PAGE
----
Meet Peter Brewin the inventor of CINTEP’s Recycling Shower

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Peter Brewin the Inventor of CINTEP's Recycling Shower

Source: Business Insider

Peter Brewin invented the Water Recycling Shower, an eco-friendly shower that has the ability to aid water conservation efforts around the world. The shower cleans, filters, heats, and recycles 70 per cent of the water it uses, meaning that water consumption is reduced by the same amount.

The Australian engineering firm that manufactures Brewin’s Water Recycling Shower, CINTEP, estimates that with this shower a typical four-person household would save about 20,000 to 40,000 gallons of water per year.

Brewin studied engineering at Cambridge and served as an officer in the British Army’s Corps of Royal Engineers. He then began a master’s in Industrial Design Engineering at the Royal College of Art and Imperial College. It was during this time, at RCA, that Brewin developed and patented the re-circulating shower technology.

We asked this inventor about his inspiration, his penchant for creating sustainable products, and his newest invention: Concrete Canvas, a type of flexible concrete that he uses to make shelters for rapid deployment in disaster relief and remote situations.

Business Insider: Tell us about the water recycling shower.

Peter Brewin: The shower starts with fresh water each time then cleans and reuses 70 per cent of the water. Because the water is returned very rapidly to the shower and is heated only in the shower it uses 70 per cent less energy than a conventional boiler fed shower. Water has a very high specific heat capacity which means that a huge amount of energy is required to heat cold water for a shower so the energy saving is a very considerable environmental and cost benefit.

CINTEP's Recycling Shower

BI: When and how did you come up with the idea for the water recycling shower?
PB: I invented the shower while studying a post graduate degree at the Royal College of Art and Imperial College London in 2005. I had previously designed a shower head to reuse the waste water while people wait for a shower to warm up so I had done some work in the area. I chose the shower from a large range of ideas I had at the time as it embodied a lot of neat synergies from an engineering perspective and had both a strong environmental and consumer benefit.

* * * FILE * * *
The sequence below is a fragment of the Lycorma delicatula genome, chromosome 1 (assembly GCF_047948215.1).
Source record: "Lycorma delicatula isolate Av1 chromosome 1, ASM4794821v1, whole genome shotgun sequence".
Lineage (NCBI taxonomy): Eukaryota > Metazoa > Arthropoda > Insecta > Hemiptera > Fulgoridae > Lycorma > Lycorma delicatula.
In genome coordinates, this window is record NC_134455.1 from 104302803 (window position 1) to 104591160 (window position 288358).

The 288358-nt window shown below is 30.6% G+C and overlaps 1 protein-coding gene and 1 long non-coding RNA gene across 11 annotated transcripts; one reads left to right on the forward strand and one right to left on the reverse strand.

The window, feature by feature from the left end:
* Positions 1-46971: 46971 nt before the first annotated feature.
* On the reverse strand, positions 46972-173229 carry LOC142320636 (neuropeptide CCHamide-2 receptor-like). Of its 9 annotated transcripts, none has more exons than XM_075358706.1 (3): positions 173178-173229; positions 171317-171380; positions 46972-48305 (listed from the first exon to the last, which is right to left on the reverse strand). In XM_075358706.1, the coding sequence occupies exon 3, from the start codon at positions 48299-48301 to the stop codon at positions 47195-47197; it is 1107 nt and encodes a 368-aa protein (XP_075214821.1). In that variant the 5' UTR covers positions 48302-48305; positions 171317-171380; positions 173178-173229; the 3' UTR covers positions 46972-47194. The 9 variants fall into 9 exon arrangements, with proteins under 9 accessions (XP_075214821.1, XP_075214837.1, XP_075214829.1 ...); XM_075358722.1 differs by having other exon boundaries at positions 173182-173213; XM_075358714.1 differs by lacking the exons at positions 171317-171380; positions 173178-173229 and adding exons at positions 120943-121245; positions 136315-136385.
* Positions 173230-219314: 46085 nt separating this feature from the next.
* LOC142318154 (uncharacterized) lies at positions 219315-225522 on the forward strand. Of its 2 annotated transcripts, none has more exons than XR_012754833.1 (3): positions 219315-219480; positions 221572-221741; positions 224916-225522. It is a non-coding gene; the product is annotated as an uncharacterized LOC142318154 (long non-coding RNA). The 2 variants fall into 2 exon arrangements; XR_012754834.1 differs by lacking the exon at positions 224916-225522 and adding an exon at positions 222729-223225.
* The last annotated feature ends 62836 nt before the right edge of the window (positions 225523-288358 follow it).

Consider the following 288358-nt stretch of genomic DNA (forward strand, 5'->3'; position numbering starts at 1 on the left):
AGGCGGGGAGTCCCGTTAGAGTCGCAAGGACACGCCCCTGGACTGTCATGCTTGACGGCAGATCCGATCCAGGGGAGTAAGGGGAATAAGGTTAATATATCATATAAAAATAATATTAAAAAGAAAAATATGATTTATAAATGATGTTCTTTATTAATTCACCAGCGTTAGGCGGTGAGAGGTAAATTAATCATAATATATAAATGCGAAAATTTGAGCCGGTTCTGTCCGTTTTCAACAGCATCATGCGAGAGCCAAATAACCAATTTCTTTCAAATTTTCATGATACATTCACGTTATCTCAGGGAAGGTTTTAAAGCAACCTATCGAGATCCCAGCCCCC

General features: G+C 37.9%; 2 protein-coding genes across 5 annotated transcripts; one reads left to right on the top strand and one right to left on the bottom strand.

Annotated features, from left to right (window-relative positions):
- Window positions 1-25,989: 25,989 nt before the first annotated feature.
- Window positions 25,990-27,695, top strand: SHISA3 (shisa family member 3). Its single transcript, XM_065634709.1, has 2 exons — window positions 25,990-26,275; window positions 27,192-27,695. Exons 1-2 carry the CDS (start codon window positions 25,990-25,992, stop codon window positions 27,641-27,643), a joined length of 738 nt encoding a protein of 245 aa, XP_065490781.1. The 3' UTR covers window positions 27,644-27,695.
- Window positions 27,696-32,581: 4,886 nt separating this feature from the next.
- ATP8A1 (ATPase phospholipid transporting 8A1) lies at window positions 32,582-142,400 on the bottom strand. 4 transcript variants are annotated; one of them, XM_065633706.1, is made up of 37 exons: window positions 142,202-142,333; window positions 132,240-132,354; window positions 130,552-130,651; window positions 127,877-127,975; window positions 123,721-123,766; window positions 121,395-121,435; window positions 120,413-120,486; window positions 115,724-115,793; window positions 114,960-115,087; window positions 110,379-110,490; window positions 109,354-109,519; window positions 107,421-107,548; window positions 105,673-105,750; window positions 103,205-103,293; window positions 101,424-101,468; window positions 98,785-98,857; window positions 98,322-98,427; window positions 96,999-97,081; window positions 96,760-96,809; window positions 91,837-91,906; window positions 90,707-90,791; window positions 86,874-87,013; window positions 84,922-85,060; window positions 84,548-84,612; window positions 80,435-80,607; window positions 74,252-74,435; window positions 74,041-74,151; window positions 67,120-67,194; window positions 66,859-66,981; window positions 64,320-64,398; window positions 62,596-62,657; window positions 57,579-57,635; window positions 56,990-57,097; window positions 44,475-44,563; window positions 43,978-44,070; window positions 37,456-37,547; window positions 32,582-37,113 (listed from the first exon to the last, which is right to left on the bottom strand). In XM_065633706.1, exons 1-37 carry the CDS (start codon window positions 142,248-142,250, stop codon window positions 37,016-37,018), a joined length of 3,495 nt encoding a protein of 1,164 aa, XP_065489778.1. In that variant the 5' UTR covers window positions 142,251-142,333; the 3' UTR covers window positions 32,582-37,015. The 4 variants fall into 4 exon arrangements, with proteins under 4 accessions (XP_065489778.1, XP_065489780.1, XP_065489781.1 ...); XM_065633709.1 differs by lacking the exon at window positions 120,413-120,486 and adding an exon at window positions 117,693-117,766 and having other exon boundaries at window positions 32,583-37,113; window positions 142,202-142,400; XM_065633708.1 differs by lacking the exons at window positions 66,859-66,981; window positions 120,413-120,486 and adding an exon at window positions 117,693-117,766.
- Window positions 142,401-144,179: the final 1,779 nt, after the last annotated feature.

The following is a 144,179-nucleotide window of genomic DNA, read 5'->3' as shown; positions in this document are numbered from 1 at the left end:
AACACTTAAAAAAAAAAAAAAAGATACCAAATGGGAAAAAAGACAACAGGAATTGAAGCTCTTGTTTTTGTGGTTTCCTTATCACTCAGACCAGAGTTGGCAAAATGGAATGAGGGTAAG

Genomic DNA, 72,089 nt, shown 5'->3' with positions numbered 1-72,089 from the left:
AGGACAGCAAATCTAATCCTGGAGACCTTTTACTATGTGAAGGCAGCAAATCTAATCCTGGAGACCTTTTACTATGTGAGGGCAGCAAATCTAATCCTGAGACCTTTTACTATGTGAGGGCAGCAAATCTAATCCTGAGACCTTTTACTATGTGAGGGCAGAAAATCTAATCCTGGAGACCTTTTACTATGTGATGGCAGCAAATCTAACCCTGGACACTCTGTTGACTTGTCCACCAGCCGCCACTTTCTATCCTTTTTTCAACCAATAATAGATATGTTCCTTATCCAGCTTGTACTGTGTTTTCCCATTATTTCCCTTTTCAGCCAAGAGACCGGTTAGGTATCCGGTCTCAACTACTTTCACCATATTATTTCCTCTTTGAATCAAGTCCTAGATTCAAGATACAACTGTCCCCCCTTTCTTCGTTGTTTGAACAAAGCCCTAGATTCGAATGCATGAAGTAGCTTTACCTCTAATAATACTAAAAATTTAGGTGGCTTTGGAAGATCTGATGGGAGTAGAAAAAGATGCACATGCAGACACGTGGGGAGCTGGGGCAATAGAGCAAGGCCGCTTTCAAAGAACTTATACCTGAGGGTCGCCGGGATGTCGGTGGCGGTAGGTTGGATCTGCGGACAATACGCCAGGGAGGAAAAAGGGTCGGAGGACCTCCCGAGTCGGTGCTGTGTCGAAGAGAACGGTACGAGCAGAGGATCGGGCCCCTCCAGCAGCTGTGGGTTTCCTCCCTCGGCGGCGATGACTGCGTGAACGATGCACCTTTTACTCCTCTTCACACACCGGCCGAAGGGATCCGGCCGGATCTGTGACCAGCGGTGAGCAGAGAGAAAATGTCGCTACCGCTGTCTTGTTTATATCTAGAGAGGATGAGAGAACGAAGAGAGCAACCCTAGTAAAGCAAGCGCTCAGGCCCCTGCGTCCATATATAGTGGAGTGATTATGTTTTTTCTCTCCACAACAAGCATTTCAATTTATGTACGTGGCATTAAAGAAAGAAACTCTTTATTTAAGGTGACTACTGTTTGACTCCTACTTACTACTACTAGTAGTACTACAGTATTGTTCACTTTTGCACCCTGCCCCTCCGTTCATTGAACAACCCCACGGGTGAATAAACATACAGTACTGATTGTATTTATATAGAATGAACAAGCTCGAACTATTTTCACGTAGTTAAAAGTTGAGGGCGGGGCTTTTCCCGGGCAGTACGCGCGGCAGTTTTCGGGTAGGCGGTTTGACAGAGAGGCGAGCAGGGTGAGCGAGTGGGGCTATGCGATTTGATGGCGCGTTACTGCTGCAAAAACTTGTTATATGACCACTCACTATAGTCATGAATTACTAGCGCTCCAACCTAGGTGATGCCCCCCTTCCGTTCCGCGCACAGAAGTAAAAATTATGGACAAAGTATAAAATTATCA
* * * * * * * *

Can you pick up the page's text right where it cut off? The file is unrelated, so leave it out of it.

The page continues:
BI: Pasteurization is an important part of the recycled water process. How did you decide to pasteurize the water? And why is that more effective than other solutions?
PB: There are a large range of potential water sterilization technologies: UV, ozone, etc. All have with their own benefits and disadvantages. The main issue with pasteurisation is that it requires a lot of energy because of water’s high specific heat capacity. The main benefits are that it requires no chemicals and can be very rapid. Because in a recirculating shower you are starting with warm water and you have to heat it anyway it was possible to use a heat exchanger to heat the water to a high enough temperature to achieve pasteurization without a significant additional energy input.

BI: Tell us about the process of actually creating the shower. Did you tinker with it for years or was this a quick discovery?
It took me a year working full time at the university to develop the first demonstration prototype, although I had done some work previously on a shower project. I went through a large number or prototypes for some of the systems in particular working on the hydrocyclone geometry.

BI: Obviously the shower is very environmentally-friendly. Did you have an interest in environmental issues before you created the shower? How important is it to you for your products to be green?
PB: I am a pragmatist who loves engineering, and it is obvious that if we are to continue enjoying the level of civilisation we have at the moment we must find ways to do so more efficiently. I feel that in order to make a difference a product has to be better for the end user as well as using less resources. Otherwise it will never stand a chance of being adopted widely.

Concrete Canvas is similar in that it is much more efficient than conventional ways of using concrete which saves our customers time and money and at the same time creates less carbon dioxide.

BI: What impact do you think that this shower will have on the world?
PB: I hope that it will enable people to use less resources without having to make sacrifices.

BI: Had you ever invented anything else before the water recycling shower?
PB: I have always found I have a lot of ideas and as a child was perpetually building my ideas. At Cambridge I worked with some friends on an idea for a more efficient tumble dryer and a new idea for a materials handling system based on the way ants use simple codes to organise themselves.

While at the RCA and Imperial I had a lot of opportunity to work on a range of my inventions, many of which won awards. These included Concrete Canvas, a new type of helmet camera that enabled you to save footage after something happened, a type of floor tile that helped people escape fires, a system for diagnosing pronation in runners, a water saving shower head and a few others.

BI: Are you working on any other inventions now?
PB: At the moment Concrete Canvas is very consuming. The production equipment has been developed in-house and contains a very large number of innovations and the material also has immense potential. We are also working hard on a number of really exciting new products from fire proof to bullet proof variants.


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